When looking for the easy way out, people come up with the most ludicrous of excuses to warrant their hornswoggle doing: house on fire, dog dead, car stolen, wrong place/time/mood, worst bad-hair day ever, princess all of a sudden. Once the procrastination pole has inevitably run out of length, the dreaded task just has to be tackled, no matter what. Translations, for instance, can develop into a painfully tedious exercise. Isn’t it perfectly legitimate then to employ one of those servile robots available online in order to alleviate detested assignments? It is – if you can live with the results. We have put some of these practical computerised interpreters to the test, feeding them with stretches of German articles published during the early stages of goodmeetings.com’s young history. The English-speaking majority of our readership will have to think in meanders to unravel and realign the contorted texts back to meaning. Even though some of the pidgin might remain a secret forever: as long as no-one has been harmed, reading complete nonsense once in a while can be a great pastime.Reading time: about 3 minutes
You had a lousy night, overslept, cut yourself shaving, ripped off a button, left your flat in a flurry, forgot to grab the door key from the shelf, got stuck in a traffic jam on the way to the airport where you cannot produce your passport for check-in. You now realise, that you had placed it next to the keys on the shelf to remind you of putting both into your wallet … Mishaps like these tend to trigger a chain reaction, if not a vicious circle. Why? Because under stress, our brain releases cortisol, which disables logical thinking and leaves us disoriented in a blur. But we can train ourselves to plan ahead and to get more organised in our daily routine by utilising the power of our hippocampus. A „pre-mortem“ could also help minimise the damage – by anticipating what might happen before it actually does and by having a rescuing scenario ready. One that has been conceived in a calm and controlled situation.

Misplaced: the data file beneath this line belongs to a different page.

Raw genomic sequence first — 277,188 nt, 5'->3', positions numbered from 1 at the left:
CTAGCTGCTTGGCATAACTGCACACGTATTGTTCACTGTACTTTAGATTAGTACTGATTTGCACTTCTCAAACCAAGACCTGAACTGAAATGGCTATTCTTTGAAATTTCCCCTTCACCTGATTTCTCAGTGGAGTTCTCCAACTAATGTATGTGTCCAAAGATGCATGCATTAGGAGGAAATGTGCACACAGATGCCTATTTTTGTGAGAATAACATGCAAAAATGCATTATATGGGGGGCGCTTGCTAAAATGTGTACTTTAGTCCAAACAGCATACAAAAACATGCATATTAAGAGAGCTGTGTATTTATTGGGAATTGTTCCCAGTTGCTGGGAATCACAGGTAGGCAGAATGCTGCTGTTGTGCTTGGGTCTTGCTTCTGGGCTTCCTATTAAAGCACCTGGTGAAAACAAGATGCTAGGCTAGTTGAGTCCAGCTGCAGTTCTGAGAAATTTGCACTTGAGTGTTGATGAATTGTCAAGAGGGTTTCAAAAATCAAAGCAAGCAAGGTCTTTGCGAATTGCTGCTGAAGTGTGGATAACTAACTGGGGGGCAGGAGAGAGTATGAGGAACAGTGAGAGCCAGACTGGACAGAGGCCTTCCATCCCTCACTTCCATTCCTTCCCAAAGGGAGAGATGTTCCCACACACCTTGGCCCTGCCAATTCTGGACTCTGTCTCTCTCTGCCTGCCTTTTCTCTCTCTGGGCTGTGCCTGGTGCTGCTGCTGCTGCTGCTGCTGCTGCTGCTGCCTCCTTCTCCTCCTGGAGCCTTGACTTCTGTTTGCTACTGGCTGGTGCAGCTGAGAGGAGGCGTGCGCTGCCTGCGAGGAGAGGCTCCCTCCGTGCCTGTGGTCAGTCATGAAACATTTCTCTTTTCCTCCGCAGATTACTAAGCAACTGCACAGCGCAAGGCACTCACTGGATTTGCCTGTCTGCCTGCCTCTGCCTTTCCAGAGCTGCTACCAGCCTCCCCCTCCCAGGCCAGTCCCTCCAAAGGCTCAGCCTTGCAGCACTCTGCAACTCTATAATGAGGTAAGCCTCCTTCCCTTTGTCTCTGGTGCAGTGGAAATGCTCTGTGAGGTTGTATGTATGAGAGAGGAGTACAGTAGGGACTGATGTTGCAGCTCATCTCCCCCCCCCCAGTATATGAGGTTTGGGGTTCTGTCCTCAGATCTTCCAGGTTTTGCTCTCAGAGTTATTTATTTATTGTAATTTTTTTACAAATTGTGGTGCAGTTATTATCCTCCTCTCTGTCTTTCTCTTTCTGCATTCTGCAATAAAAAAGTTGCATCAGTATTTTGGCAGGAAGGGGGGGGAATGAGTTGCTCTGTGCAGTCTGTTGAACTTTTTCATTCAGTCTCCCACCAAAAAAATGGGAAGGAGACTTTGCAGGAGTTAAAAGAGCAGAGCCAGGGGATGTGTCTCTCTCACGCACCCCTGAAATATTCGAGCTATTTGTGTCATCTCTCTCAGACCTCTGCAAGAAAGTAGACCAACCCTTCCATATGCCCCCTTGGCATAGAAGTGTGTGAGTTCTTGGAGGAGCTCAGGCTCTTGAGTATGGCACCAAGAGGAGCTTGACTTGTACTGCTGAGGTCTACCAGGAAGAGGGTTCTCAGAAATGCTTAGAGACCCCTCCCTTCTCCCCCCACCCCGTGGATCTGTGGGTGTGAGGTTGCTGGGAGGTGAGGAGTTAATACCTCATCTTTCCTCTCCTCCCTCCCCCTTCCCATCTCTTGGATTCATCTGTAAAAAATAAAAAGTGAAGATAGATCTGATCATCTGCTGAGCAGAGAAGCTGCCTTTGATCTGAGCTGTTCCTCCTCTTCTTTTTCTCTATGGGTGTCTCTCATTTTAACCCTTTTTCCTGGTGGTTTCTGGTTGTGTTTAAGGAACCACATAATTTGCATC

“We all are going to fail now and then,” says Daniel Levitin, the neuroscientist. “The idea is to think ahead to what those failures might be.”Reading time: about 1 minute
Overfishing is only half of the story, says Paul Greenberg in his talk. The other half is about the boom in fish farming and aquaculture, which – over the past year or two – has started to exceed the amount of wild fish produced. In America and a great part of the Western World, shrimp is by far the most consumed seafood. 5, 10, 15 pounds of wild fish – deemed trash fish by the fishing industry – are killed to bring one pound of shrimp to the market. Filmmaker Mark Benjamin called the phenomenon “Grinding Nemo“, when shrimp dredgers vacuum up a huge amount of bycatch, that is then minced and turned into shrimp feed. An „ecosystem literally eating itself and spitting out shrimp“. A recent study has found that dredging for shrimp represents one of the most carbon-intensive ways of fishing there is.
This talk is vital for sustainably thinking human beings, perhaps especially for those organising large dinner events by profession.Reading time: about 1 minute
It’s Christmas time, and most of us are sucked up by the current that swashes along with it. Year by year, it seems to be swashing earlier and to suck more. Easter rabbits have hardly vanished from shelves, August-heat blazing and: forward come chocolate Santa Clauses and gingerbread loaves, twinkling stardust-sprinkled Christmas balls and light chains. By October, carols obtrusively blaring from loudspeakers near and far have long lost their magic – and meaning. In November, commerce and media insist that it is high time for us to finalise our Christmas shopping, and we are constantly reminded of the Western-World citizen spending an average of 280 Euros on presents alone. Those who won’t comply, will forever be stigmatised stingy misanthropists, who – not even for the holiest of occasions – overcome their revolting parsimony.Reading time: about 6 minutes
This talk may be well equal to a harsh awakening for uncritical users of the internet! According to Swedish author and journalist Andreas Ekström, it is a philosophical impossibility to ever get unbiased search results. “Behind every algorithm is a person with a set of personal beliefs no code is ever able to eradicate completely.” He explains the power structures of the digital revolution by stating the example (a.o.) of Norwegian terrorist Anders Behring Breivik, who blew up government buildings in the city of Oslo and killed a large group of kids on the island of Utøya. Around 80 people died that day in 2011. Specialists knew that the next thing Breivik would do was to google his own name, a predictable act of vanity. Nikke Lindqvist, a Swedish web developer and search engine optimization expert in Stockholm, understood that immediately and lanced a highly effective campaign. This video talk tells us that we are not helpless after all!